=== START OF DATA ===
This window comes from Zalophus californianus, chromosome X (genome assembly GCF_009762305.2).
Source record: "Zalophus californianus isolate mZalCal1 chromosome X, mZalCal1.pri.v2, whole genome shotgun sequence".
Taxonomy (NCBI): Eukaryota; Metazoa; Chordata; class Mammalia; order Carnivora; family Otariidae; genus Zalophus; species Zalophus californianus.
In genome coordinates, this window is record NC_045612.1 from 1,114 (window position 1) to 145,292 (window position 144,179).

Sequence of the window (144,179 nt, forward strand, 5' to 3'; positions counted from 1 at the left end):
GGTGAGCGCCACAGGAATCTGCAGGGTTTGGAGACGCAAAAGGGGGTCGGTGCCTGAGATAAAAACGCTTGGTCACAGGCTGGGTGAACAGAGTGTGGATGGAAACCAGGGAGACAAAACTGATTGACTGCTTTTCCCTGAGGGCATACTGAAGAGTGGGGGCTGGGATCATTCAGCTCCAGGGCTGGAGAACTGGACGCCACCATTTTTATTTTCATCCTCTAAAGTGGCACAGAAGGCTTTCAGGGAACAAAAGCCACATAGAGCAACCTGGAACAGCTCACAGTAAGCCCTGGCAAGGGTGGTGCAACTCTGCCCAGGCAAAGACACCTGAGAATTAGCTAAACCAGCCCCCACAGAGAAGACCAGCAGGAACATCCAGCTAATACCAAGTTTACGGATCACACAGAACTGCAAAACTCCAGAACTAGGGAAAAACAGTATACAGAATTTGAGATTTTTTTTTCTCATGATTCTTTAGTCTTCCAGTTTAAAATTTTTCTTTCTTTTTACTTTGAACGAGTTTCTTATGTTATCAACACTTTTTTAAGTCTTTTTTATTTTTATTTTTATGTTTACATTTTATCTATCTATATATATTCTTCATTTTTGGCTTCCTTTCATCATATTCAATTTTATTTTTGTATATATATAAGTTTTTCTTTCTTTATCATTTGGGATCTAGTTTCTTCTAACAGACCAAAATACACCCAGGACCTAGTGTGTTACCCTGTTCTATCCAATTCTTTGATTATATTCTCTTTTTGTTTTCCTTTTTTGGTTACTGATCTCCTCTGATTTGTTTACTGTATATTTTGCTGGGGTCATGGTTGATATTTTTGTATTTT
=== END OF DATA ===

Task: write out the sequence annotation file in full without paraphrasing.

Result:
This window comes from Zalophus californianus, chromosome X (genome assembly GCF_009762305.2).
Source record: "Zalophus californianus isolate mZalCal1 chromosome X, mZalCal1.pri.v2, whole genome shotgun sequence".
Taxonomy (NCBI): Eukaryota; Metazoa; Chordata; class Mammalia; order Carnivora; family Otariidae; genus Zalophus; species Zalophus californianus.
In genome coordinates, this window is record NC_045612.1 from 1,114 (window position 1) to 145,292 (window position 144,179).

Sequence of the window (144,179 nt, forward strand, 5' to 3'; positions counted from 1 at the left end):
GGTGAGCGCCACAGGAATCTGCAGGGTTTGGAGACGCAAAAGGGGGTCGGTGCCTGAGATAAAAACGCTTGGTCACAGGCTGGGTGAACAGAGTGTGGATGGAAACCAGGGAGACAAAACTGATTGACTGCTTTTCCCTGAGGGCATACTGAAGAGTGGGGGCTGGGATCATTCAGCTCCAGGGCTGGAGAACTGGACGCCACCATTTTTATTTTCATCCTCTAAAGTGGCACAGAAGGCTTTCAGGGAACAAAAGCCACATAGAGCAACCTGGAACAGCTCACAGTAAGCCCTGGCAAGGGTGGTGCAACTCTGCCCAGGCAAAGACACCTGAGAATTAGCTAAACCAGCCCCCACAGAGAAGACCAGCAGGAACATCCAGCTAATACCAAGTTTACGGATCACACAGAACTGCAAAACTCCAGAACTAGGGAAAAACAGTATACAGAATTTGAGATTTTTTTTTCTCATGATTCTTTAGTCTTCCAGTTTAAAATTTTTCTTTCTTTTTACTTTGAACGAGTTTCTTATGTTATCAACACTTTTTTAAGTCTTTTTTATTTTTATTTTTATGTTTACATTTTATCTATCTATATATATTCTTCATTTTTGGCTTCCTTTCATCATATTCAATTTTATTTTTGTATATATATAAGTTTTTCTTTCTTTATCATTTGGGATCTAGTTTCTTCTAACAGACCAAAATACACCCAGGACCTAGTGTGTTACCCTGTTCTATCCAATTCTTTGATTATATTCTCTTTTTGTTTTCCTTTTTTGGTTACTGATCTCCTCTGATTTGTTTACTGTATATTTTGCTGGGGTCATGGTTGATATTTTTGTATTTT